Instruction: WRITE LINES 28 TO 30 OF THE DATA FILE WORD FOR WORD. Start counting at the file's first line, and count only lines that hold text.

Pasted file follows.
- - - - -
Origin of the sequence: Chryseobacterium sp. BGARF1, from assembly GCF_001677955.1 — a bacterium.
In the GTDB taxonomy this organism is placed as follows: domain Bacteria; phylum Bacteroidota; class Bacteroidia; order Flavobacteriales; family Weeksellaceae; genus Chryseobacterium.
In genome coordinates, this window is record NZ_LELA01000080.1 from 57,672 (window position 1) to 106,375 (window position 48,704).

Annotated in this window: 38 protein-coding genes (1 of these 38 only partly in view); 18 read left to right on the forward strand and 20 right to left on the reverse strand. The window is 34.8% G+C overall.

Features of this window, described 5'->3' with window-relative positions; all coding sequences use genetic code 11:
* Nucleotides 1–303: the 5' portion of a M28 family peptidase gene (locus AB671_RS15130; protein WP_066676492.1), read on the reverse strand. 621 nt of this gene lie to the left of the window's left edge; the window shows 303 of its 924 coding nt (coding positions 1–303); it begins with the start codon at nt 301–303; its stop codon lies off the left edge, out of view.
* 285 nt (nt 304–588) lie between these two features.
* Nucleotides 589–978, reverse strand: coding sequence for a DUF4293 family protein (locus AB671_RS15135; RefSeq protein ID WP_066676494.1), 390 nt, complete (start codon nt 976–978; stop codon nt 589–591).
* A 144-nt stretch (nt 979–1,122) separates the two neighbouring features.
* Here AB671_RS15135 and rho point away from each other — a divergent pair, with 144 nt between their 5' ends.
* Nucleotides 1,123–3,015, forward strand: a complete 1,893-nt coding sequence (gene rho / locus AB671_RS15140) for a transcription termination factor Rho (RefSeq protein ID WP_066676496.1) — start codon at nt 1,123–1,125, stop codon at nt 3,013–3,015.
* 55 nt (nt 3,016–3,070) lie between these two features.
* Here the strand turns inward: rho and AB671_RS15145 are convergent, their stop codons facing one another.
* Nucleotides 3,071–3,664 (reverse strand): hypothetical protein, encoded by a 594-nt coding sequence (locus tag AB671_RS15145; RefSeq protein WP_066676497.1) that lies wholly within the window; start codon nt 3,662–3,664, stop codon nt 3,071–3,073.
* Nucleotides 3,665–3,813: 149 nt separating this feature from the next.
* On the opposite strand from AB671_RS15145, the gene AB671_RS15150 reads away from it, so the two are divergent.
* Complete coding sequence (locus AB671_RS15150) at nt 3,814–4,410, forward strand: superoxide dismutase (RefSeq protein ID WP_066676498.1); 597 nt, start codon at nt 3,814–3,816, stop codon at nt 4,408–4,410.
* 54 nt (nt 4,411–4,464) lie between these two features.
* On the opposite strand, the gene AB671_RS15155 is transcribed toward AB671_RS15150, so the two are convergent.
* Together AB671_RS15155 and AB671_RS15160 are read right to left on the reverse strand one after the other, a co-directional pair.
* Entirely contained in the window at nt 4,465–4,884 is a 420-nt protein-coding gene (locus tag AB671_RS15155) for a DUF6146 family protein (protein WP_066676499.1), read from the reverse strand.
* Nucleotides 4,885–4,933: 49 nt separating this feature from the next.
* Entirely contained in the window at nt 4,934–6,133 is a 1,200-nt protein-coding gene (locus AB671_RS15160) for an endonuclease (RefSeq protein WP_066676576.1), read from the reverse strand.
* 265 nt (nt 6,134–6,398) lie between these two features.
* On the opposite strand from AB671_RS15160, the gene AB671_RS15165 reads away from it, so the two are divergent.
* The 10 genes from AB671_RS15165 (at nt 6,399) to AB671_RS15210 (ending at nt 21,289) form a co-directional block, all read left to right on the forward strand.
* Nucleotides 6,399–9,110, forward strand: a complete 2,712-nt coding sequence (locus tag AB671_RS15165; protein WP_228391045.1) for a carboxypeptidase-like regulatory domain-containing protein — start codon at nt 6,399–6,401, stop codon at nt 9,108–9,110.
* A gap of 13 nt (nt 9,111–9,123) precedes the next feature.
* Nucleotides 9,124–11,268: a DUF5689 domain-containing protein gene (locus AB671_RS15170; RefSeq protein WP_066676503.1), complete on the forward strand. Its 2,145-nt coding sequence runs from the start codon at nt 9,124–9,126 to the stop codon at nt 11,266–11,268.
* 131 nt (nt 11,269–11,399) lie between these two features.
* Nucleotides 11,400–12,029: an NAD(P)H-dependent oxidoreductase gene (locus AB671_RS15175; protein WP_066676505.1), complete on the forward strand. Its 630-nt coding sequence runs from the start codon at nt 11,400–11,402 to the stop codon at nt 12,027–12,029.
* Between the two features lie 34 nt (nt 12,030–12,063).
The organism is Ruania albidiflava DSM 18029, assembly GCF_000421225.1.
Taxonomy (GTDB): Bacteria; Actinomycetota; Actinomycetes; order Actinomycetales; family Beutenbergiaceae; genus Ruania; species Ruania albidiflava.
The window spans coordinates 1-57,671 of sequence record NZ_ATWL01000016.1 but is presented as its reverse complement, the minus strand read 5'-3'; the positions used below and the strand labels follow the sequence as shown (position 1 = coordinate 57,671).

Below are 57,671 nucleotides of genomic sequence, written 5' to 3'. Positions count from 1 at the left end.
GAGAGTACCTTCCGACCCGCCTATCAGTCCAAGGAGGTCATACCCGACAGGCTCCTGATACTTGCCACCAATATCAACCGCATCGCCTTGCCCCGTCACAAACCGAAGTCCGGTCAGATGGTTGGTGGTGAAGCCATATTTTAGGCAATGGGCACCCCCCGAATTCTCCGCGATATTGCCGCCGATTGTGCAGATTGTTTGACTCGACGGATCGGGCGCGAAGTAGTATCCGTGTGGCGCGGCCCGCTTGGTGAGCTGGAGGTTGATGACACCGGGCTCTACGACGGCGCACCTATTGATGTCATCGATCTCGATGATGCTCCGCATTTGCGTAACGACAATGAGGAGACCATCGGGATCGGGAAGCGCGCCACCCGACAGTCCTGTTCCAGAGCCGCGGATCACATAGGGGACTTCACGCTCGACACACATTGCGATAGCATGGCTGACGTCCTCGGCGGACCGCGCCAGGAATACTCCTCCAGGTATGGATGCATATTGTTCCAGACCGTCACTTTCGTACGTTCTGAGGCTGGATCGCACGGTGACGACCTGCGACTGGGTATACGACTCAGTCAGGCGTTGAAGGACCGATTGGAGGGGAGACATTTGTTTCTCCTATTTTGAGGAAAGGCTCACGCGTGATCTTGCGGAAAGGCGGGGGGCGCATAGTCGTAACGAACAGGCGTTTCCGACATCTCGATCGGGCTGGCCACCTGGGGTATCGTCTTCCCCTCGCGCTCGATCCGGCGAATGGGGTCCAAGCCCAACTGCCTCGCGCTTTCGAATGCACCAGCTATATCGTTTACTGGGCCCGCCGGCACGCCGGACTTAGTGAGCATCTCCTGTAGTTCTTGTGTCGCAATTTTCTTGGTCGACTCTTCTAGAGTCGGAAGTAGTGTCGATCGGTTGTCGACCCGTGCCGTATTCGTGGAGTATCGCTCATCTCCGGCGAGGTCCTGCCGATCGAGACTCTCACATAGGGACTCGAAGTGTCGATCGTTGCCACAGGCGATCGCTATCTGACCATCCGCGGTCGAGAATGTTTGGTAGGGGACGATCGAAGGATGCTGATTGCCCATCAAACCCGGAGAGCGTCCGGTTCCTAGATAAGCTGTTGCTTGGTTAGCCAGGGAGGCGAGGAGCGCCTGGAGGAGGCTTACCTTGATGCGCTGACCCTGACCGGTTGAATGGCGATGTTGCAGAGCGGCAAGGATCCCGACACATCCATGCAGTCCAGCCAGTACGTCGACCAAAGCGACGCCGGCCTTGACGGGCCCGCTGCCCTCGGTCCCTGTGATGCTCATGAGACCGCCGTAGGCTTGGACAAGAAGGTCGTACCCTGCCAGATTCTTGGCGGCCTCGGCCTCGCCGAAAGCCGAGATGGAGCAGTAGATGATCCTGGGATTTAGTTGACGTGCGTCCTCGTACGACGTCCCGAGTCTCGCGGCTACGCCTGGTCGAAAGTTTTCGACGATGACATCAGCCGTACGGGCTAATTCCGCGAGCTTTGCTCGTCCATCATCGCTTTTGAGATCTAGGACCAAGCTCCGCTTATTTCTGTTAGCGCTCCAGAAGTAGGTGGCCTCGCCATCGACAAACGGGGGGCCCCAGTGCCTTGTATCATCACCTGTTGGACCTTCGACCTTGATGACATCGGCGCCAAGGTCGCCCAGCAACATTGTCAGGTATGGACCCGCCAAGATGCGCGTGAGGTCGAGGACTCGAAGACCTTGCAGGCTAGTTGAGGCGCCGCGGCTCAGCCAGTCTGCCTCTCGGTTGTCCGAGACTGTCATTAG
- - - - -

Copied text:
* A gap of 13 nt (nt 9,111–9,123) precedes the next feature.
* Nucleotides 9,124–11,268: a DUF5689 domain-containing protein gene (locus AB671_RS15170; RefSeq protein WP_066676503.1), complete on the forward strand. Its 2,145-nt coding sequence runs from the start codon at nt 9,124–9,126 to the stop codon at nt 11,266–11,268.
* 131 nt (nt 11,269–11,399) lie between these two features.